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Is Honesty the Best Policy in Your Team?

In this blog post, we look at the importance of honesty within high performing teams and how a feedback culture can help to shift the mindset of your team to one of complete transparency. As markets become more saturated it is vital to look at methods that will give you an edge over competitors but is honesty really the best policy?

Within most teams, the answer to better performance and well-being lies within existing team members. However, this is never revealed because there is not enough honesty or commitment levels are low.

If you conducted a quick straw poll, you’d find that unhappy teams or poorly ranking ones had either low levels of honesty or members had widely differing views on how honest the team was. Therefore, the importance of feedback, reviews, self-awareness and commitment must increase in order to achieve complete honesty.

It is simple to measure your team’s journey and maturity by categorising it into whether:

  • things are felt but not said
  • things are said but it feels uncomfortable
  • all things that need to be said are said and it feels ok to do so

Feedback Culture

If there are improvements to be made, one way to ensure that honesty is a priority is to create a feedback culture when establishing your own culture. Feedback is an important key to increasing levels of honesty and self-awareness, both of which lead to higher performance. This is because it impacts your team on two counts:

  1. interpersonal feedback reduces the potential for conflict and builds trust and relationships
  2. technical feedback accelerates individual learning

If you don’t want to take it from me, arguably, one of the best Olympic athletes of all time, Daley Thompson, had a mantra of ‘feedback is the lifeblood of champions‘. He asked for feedback and learnt constantly from all around him, meaning his performance was constantly improving. This logic is simple and can be easily replicated. If each of your team members spends even as little as 10 minutes more learning than the next team, then over time, they will trust each other more and be more capable.

Furthermore, in world-class sports teams such as elite rugby, people have to sign up to a very high level of brutally honest feedback. This feedback is administered immediately and often publicly, which builds resilience. It can be painful but the alternative is delayed or no learning, simmering conflict and thus defeat. This is an extreme example but the logic is still the same, in order to improve upon your performance you must know how to.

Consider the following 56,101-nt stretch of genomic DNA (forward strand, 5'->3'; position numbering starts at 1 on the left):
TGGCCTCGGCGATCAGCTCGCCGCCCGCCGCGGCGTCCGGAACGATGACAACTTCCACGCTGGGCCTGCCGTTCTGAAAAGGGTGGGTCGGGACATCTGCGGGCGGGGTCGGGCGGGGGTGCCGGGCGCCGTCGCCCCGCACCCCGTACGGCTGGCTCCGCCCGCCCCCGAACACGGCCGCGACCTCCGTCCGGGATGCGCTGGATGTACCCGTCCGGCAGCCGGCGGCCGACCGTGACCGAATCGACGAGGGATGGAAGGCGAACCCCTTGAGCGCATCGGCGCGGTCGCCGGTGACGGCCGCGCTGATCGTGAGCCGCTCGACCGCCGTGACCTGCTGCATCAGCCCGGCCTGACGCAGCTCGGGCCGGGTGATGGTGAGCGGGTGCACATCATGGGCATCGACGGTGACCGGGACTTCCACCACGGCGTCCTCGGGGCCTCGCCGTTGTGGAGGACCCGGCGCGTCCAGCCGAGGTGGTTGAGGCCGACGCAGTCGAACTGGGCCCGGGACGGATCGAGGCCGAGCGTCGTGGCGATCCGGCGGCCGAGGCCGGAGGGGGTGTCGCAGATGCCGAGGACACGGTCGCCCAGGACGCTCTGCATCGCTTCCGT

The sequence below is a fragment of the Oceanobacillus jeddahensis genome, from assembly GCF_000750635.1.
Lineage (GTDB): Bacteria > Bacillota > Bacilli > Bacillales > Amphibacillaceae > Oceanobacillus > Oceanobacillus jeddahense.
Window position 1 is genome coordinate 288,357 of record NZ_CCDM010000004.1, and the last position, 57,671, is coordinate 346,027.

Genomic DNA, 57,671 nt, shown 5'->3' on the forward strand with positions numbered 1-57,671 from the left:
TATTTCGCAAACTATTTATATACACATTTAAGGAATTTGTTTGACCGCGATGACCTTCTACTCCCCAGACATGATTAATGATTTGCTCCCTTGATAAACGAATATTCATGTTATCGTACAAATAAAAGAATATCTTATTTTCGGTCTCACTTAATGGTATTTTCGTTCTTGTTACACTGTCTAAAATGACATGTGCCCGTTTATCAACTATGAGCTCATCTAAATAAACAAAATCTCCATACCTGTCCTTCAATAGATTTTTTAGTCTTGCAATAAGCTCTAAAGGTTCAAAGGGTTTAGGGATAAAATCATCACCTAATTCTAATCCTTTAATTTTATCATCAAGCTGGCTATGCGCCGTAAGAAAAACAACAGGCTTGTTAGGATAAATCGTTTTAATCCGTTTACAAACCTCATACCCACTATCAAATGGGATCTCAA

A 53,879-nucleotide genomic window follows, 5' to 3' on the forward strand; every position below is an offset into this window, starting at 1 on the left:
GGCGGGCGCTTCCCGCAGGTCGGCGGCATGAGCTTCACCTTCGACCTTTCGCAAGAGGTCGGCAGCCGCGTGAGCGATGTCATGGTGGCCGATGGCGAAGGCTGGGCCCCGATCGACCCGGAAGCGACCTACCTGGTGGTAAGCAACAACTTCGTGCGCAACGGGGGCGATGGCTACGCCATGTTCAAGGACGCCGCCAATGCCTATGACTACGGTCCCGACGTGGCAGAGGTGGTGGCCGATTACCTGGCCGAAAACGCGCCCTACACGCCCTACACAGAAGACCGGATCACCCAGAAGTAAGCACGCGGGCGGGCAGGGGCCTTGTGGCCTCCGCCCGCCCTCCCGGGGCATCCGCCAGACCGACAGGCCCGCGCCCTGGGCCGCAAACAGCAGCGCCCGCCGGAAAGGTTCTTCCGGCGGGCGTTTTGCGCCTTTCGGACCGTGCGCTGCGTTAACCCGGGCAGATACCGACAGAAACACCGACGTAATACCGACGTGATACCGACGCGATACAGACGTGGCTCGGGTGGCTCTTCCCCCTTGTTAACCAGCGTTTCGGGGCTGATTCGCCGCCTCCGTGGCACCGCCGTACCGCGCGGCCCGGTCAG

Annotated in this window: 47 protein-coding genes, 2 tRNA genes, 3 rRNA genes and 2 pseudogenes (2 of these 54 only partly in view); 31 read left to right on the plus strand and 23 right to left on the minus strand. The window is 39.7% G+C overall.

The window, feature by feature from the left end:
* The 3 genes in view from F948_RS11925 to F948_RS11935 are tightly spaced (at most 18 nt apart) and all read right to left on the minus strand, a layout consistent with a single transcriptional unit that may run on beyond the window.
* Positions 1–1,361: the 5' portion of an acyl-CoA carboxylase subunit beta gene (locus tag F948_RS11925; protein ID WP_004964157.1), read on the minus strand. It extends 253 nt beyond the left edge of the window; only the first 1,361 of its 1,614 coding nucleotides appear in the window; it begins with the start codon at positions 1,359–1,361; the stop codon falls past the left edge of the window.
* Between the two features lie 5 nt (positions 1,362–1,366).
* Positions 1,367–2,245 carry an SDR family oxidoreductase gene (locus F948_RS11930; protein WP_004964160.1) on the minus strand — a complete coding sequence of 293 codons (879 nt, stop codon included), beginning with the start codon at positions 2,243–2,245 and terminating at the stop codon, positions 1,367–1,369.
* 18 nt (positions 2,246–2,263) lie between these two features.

The characteristics you should look for in your own highly effective feedback culture are:

  1. feedback is exchanged little and often and immediately
  2. people are expected to invite it rather than waiting for another team member to give it
  3. feedback is not always technical but also on behaviours, attitude and commitment etc
  4. the feedback given is with positive intent of genuinely wanting to help the other person and the team

Once a feedback culture has been established, it is important to note that honesty also comes in many other forms. It is therefore just as vital to make a conscious effort to consistently cover the following aspects:

  • current reality and team performance – no matter how bleak
  • individual performance and interpersonal relationships, conflict and commitment levels
  • ourselves, including fears, expectations, aspirations, weaknesses and shortcomings and mistakes
  • finally, the team needs to be honest about its level of honesty

Actions:

  • Talk about honesty at an early team meeting when you are discussing your team values. Then brainstorm what a team needs to be honest about and ask the question: “what can we practically do to stop sabotaging ourselves through a lack of honesty?”

 

  • As a leader make it a personal habit to invite honesty

 

  • As a team, give each other licence to “tell me what I most need to hear”

 

  • Expect people to be flawed e.g. by publicly owning up to a mistake or a weakness. Be vulnerable and give up trying to look good all the time! This is very liberating and so, paradoxically, being vulnerable will make you feel stronger

 

  • At a team review – if it feels necessary, ask the question of how honest we are being in this team

 

Thank you for taking the time to read our blog! If you have any questions feel free to contact us.
Check back in next Tuesday for more tips on improving team performance.
Gerry De Vries

Written by Gerry De Vries

Since leaving the Marines in the early 90s and taking his MBA at London Business School, Gerry has become a specialist in turning businesses around. His particular expertise lies in improving performance through effective leadership and culture change. He has played a leading role, as Management Team member, Interim Manager and Consultant, in a number of strategic turnarounds and optimisation projects, across different industries. He has led over 35 teams globally and worked with leaders at all levels including Executive and Ministerial.

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